Racing motorists causing terror for cyclists at new Dubai Cycling Course
Families scared to use off-road facility say cyclists who experienced near misses

Speeding motorists using the new Dubai Cycling Course as a racetrack are endangering the lives of cyclists using the facility, which opened last month, deterring many from using the circuit which is primarily aimed at families.

Speaking at the opening of the 67-kilometre course, which includes a 9-kilometre loop last month, Rashid Al Kamali, head of marketing and communication of the Dubai Sports Council, said that the track “was not meant for racing but for family.”

What it expressly wasn’t meant for at all are cars - signs along the course alert drivers that they are banned from using it.

However, according to a report on local news website The National, some motorists in Dubai, which has a strongly car-centric culture, are using it to drive their vehicles at speed.

Cyclist Abdul Ghaffar Al Khajah, aged 33, who uses the facility each weekend, told the website of a near miss with an SUV that sped past him.

“For me, it’s too much,” commented the computer engineer. “I was in shock for the whole day. It was something very scary.”

He added that he was particularly concerned for the safety of children using the circuit, and that he would now ride as part of a group for security reasons.

“Kids don’t keep a straight line when they’re cycling and they were lucky,” he explained.

“You’re supposed to be able to do it yourself. It’s a cycle track, not a car-racing track.

“No one should bother you. A lot of people were there cycling alone that day. After that, I don’t consider going on it alone any more.”

Speeding cars apart, he is a fan of the circuit. “It’s an amazing track and I appreciate what the Government did for us by giving us a place to practise and have our family there.”

The looping part of the course is on the former camel racing track at Nad Al Sheda.

British expat and education consultant Deniece Wheeler described other drivers similarly using the track to race cars.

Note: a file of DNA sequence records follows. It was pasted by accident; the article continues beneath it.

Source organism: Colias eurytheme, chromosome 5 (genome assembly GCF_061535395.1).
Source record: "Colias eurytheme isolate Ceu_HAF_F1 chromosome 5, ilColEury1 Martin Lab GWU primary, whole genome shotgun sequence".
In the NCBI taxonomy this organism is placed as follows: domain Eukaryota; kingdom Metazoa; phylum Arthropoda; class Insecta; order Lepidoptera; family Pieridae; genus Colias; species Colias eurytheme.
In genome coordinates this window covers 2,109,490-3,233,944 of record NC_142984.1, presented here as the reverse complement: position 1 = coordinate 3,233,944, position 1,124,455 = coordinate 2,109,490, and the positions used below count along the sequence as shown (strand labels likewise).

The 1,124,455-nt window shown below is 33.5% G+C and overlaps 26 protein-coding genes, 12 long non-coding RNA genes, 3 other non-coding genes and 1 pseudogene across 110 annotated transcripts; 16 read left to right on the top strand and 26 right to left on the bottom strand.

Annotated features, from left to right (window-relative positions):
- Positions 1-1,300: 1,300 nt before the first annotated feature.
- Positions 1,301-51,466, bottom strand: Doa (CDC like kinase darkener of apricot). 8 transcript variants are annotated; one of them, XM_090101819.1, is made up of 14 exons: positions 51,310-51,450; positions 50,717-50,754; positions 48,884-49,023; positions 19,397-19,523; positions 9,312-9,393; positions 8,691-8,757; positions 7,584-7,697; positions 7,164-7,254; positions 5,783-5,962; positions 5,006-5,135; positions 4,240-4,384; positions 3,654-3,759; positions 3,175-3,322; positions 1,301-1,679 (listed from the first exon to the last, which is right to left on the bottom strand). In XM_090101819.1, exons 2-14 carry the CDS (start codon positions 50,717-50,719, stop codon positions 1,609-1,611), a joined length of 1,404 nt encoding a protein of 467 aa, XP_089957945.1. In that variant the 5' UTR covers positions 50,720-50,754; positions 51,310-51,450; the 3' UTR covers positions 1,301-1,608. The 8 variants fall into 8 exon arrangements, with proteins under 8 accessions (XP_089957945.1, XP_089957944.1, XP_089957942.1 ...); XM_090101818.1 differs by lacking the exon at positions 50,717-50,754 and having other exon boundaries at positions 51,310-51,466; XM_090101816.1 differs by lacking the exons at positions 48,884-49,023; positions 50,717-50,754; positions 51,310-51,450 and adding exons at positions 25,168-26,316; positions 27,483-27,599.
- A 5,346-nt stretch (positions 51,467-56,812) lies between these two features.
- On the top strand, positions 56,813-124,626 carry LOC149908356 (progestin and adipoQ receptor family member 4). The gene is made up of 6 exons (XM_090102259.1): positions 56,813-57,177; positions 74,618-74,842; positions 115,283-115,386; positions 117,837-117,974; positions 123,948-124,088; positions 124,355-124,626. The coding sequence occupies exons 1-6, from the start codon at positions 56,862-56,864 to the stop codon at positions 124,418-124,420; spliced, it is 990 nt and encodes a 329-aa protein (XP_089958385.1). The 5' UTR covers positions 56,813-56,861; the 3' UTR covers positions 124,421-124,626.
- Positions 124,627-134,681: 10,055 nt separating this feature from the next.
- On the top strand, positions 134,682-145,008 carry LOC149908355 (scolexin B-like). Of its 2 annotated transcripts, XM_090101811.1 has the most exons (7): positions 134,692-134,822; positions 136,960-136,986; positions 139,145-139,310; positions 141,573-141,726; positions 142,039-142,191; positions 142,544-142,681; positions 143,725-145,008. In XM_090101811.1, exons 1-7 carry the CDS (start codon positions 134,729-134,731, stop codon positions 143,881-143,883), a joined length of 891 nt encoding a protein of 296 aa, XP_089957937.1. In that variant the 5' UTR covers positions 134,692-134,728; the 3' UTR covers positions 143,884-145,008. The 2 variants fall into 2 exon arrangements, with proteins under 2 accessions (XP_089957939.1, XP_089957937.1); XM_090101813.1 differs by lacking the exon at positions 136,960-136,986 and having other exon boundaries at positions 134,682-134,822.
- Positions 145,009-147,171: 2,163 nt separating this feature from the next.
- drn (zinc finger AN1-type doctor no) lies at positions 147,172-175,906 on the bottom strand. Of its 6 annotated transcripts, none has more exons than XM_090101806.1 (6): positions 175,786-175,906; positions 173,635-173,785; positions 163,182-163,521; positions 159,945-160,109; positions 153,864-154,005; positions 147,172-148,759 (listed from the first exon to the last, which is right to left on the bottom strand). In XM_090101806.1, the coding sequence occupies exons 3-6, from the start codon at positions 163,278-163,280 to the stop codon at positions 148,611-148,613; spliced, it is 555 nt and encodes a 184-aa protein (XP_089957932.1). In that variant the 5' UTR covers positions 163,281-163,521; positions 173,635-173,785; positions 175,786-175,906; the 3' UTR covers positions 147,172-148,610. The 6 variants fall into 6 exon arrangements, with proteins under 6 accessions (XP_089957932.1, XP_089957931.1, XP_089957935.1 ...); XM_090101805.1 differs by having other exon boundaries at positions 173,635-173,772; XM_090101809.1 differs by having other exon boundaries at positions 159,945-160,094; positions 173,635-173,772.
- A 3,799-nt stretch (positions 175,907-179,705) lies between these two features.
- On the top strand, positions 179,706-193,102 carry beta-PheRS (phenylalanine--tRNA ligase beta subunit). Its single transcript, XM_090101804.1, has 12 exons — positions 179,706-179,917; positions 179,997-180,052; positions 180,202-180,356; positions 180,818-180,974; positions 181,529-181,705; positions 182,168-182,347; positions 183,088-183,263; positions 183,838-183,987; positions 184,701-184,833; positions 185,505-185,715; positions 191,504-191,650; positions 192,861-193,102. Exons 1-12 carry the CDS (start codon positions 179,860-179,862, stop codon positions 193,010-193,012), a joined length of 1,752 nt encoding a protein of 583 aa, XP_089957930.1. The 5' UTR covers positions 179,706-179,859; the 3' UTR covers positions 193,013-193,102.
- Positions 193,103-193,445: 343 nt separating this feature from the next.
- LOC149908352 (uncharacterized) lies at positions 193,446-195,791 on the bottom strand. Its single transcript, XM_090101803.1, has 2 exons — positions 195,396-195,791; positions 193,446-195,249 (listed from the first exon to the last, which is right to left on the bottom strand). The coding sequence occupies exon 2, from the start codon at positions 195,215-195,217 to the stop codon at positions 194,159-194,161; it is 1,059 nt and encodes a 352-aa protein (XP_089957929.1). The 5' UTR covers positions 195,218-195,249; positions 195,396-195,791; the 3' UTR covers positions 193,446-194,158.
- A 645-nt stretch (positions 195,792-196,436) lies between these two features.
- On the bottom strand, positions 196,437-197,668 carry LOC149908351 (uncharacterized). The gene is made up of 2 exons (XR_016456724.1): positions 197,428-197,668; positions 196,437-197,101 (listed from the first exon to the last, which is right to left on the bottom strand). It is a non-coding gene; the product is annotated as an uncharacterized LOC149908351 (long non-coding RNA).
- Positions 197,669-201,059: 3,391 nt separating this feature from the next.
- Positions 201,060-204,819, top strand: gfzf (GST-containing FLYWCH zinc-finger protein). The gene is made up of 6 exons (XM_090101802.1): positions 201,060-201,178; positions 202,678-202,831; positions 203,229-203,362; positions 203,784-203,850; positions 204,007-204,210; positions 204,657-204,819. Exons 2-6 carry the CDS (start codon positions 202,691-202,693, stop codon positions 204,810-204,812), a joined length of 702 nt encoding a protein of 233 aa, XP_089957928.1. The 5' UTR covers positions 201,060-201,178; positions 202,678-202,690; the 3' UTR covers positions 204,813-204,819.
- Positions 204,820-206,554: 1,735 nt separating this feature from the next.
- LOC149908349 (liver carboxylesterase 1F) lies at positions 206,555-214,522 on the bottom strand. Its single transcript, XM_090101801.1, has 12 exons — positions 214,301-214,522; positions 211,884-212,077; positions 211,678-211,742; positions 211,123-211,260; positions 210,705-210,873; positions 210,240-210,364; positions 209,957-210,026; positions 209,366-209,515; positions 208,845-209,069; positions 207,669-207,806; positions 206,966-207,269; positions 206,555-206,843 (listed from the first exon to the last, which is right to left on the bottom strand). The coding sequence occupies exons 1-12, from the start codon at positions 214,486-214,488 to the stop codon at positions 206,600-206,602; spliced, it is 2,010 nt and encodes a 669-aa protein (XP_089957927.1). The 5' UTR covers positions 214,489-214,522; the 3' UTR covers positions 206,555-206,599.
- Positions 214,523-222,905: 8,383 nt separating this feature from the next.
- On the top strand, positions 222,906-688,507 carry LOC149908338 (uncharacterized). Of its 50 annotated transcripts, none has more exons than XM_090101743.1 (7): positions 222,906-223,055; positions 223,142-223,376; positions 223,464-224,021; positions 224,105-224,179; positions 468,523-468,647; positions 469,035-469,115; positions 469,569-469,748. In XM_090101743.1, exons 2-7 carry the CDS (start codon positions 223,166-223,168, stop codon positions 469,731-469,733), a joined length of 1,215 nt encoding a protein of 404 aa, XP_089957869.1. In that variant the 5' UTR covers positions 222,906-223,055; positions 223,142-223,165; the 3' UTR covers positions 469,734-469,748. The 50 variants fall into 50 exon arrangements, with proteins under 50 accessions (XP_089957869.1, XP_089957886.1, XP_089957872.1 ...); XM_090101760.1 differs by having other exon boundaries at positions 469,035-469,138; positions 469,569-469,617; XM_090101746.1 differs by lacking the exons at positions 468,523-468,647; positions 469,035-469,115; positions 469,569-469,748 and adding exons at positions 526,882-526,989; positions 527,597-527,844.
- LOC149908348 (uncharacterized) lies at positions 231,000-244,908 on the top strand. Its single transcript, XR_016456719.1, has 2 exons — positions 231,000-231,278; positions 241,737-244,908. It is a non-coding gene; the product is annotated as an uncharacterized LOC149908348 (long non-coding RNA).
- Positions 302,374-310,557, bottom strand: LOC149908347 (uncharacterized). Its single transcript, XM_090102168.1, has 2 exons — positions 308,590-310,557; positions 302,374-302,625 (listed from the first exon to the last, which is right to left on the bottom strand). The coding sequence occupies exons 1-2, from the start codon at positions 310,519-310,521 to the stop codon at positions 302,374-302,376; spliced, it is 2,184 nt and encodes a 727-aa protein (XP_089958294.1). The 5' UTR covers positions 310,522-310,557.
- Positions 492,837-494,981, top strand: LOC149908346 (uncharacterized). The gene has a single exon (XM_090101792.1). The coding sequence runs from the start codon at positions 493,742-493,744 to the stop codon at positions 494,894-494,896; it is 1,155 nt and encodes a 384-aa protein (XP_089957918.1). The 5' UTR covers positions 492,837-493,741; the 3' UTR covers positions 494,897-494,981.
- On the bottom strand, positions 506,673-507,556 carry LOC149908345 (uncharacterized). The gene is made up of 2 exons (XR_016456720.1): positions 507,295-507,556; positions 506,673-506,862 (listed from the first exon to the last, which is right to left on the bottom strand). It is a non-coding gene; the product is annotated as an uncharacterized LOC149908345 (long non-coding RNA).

“There was someone bombing down the cycle track,” she recounted. “I could hear it screech behind me.

“I turned around and it frightened the life out of me – a black saloon car. I am sure they were just joyriding about.

“It was really dangerous. Someone else posted online the same night a white 4x4 doing the same thing. It’s not the first time.”

She added that families were now deterred from using the facility.

Dubai’s Roads and Transport Authority, which constructed the circuit, is said to have passed information on to the police who have underlined that cars are not allowed on it and are investigating the issue.

Born in Scotland, Simon moved to London aged seven and now lives in the Oxfordshire Cotswolds with his miniature schnauzer, Elodie. He fell in love with cycling one Saturday morning in 1994 while living in Italy when Milan-San Remo went past his front door. A daily cycle commuter in London back before riding to work started to boom, he's been news editor at road.cc since 2009. Handily for work, he speaks French and Italian. He doesn't get to ride his Colnago as often as he'd like, and freely admits he's much more adept at cooking than fettling with bikes.


belgravedave [257 posts] 2 years ago

Spend all that money and no CCTV, numb nuts.

Sudor [184 posts] 2 years ago

Some spiked sleeping police barriers at the course entrance with small gaps for road bike tyres should sort out the idiot car drivers

GrahamH [20 posts] 2 years ago

Some spiked sleeping police barriers at the course entrance with small gaps for road bike tyres should sort out the idiot car drivers

Or landmines with sufficent space for a bike to get though  19

Gizmo_ [1316 posts] 2 years ago

Or just a "gate".

Having said that a 67km closed course does sound like an awesome place to drive a car. Perhaps they could have one day a week for cars?